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Title: Biogeography of the Caribbean Cyrtognatha spiders

Island systems provide excellent arenas to test evolutionary hypotheses pertaining to gene flow and diversification of dispersal-limited organisms. Here we focus on an orbweaver spider genusCyrtognatha(Tetragnathidae) from the Caribbean, with the aims to reconstruct its evolutionary history, examine its biogeographic history in the archipelago, and to estimate the timing and route of Caribbean colonization. Specifically, we test ifCyrtognathabiogeographic history is consistent with an ancient vicariant scenario (the GAARlandia landbridge hypothesis) or overwater dispersal. We reconstructed a species level phylogeny based on one mitochondrial (COI) and one nuclear (28S) marker. We then used this topology to constrain a time-calibrated mtDNA phylogeny, for subsequent biogeographical analyses in BioGeoBEARS of over 100 originally sampledCyrtognathaindividuals, using models with and without a founder event parameter. Our results suggest a radiation of CaribbeanCyrtognatha, containing 11 to 14 species that are exclusively single island endemics. Although biogeographic reconstructions cannot refute a vicariant origin of the Caribbean clade, possibly an artifact of sparse outgroup availability, they indicate timing of colonization that is much too recent for GAARlandia to have played a role. Instead, an overwater colonization to the Caribbean in mid-Miocene better explains the data. From Hispaniola,Cyrtognathasubsequently dispersed to, and diversified on, the other islands of the more » Greater, and Lesser Antilles. Within the constraints of our island system and data, a model that omits the founder event parameter from biogeographic analysis is less suitable than the equivalent model with a founder event.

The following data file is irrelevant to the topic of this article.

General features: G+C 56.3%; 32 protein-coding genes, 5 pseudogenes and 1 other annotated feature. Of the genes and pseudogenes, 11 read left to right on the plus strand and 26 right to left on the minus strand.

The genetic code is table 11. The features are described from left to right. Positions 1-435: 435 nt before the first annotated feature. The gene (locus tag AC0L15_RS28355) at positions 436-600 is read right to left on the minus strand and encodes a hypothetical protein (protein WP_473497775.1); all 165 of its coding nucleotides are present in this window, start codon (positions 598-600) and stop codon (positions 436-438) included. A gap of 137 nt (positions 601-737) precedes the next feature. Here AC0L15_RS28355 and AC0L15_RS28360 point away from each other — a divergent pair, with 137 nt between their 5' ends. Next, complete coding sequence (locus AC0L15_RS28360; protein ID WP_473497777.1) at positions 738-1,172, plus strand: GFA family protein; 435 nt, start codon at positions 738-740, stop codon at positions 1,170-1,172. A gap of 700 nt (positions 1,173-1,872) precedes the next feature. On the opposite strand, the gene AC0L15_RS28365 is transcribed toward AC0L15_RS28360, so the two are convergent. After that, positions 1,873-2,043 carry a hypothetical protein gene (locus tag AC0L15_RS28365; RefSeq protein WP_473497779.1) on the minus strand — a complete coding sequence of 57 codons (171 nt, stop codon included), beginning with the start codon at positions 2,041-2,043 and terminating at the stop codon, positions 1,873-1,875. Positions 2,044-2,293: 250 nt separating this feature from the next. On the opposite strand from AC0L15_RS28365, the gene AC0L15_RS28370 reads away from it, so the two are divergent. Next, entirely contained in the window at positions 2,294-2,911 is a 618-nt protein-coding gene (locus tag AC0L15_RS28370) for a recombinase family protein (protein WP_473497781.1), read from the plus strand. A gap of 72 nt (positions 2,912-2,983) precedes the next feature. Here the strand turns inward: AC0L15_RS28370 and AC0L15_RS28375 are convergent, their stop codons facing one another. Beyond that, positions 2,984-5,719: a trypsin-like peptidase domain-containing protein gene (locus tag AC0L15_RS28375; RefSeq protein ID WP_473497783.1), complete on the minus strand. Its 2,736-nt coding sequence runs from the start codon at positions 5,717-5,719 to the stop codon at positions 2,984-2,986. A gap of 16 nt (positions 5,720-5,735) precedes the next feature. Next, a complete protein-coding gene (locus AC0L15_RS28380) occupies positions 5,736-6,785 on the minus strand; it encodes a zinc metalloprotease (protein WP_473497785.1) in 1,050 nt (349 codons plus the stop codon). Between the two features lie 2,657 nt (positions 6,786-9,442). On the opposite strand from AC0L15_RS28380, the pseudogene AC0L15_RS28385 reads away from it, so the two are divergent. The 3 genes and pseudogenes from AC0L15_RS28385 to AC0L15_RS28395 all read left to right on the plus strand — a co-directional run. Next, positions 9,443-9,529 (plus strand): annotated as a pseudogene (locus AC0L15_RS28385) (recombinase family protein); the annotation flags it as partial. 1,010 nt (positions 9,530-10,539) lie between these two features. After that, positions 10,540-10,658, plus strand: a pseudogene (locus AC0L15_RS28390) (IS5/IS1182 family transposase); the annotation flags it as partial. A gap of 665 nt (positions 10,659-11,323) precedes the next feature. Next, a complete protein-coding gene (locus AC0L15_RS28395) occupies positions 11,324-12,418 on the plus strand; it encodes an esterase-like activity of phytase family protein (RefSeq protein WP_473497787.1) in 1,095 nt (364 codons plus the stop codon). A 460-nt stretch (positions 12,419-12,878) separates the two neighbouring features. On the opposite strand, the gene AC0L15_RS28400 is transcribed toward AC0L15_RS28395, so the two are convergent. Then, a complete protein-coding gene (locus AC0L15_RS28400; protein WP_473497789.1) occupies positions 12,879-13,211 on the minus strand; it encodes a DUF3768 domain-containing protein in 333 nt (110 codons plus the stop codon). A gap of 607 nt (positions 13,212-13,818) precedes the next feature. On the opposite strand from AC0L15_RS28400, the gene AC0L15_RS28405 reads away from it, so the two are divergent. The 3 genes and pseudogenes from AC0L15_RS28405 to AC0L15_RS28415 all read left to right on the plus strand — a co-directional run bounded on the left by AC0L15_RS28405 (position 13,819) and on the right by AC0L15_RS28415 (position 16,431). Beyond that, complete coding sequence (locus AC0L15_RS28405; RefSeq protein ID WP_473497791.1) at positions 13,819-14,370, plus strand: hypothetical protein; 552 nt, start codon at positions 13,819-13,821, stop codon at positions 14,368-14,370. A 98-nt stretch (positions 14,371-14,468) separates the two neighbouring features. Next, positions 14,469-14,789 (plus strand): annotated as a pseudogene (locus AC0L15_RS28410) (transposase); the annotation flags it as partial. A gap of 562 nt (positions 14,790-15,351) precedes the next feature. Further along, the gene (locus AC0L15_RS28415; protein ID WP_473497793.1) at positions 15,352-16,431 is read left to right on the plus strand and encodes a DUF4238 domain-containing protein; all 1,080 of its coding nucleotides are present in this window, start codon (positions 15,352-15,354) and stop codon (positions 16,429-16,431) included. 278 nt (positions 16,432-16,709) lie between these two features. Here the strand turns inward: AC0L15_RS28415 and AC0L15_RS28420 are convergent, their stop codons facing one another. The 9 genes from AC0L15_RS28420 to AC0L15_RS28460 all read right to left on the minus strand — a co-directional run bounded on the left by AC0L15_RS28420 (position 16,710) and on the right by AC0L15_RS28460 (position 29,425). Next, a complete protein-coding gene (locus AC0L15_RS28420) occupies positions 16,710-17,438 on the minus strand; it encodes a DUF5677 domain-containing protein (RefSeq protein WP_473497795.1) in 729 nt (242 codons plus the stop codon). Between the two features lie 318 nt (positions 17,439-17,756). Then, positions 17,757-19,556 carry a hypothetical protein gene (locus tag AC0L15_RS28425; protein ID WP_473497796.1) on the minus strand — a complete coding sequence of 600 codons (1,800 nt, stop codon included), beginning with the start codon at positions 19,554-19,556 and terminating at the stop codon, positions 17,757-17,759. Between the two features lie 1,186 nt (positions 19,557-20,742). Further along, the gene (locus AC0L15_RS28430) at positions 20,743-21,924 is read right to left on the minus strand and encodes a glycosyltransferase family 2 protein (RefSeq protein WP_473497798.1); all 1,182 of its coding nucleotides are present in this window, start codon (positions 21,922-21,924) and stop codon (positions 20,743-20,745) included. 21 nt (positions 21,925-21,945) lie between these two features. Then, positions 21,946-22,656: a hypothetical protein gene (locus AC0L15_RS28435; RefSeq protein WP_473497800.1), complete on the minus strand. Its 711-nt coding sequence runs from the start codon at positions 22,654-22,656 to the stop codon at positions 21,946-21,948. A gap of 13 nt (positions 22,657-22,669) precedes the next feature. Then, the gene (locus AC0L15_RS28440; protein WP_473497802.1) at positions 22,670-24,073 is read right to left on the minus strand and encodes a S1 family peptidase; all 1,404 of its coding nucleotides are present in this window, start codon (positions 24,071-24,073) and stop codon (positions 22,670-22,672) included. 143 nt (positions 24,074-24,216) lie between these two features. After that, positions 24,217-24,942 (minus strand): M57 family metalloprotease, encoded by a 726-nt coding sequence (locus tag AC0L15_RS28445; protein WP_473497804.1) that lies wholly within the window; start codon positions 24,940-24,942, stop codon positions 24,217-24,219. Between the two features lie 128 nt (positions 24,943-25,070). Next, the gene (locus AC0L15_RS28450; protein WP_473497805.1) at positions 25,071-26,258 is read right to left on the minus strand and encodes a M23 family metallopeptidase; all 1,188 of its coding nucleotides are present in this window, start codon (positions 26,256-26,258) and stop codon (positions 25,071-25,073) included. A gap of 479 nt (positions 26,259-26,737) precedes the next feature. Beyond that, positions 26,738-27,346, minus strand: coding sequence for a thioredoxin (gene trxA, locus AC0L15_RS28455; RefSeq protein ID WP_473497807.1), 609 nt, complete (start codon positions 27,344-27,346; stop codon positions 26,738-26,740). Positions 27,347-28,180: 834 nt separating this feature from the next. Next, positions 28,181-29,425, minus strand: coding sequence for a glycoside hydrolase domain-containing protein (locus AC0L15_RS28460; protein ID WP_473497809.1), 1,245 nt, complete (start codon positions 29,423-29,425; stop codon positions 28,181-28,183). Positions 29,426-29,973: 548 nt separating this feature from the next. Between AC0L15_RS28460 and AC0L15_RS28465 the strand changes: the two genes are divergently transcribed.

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Publication Date:
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Scientific Reports
Nature Publishing Group
Sponsoring Org:
National Science Foundation
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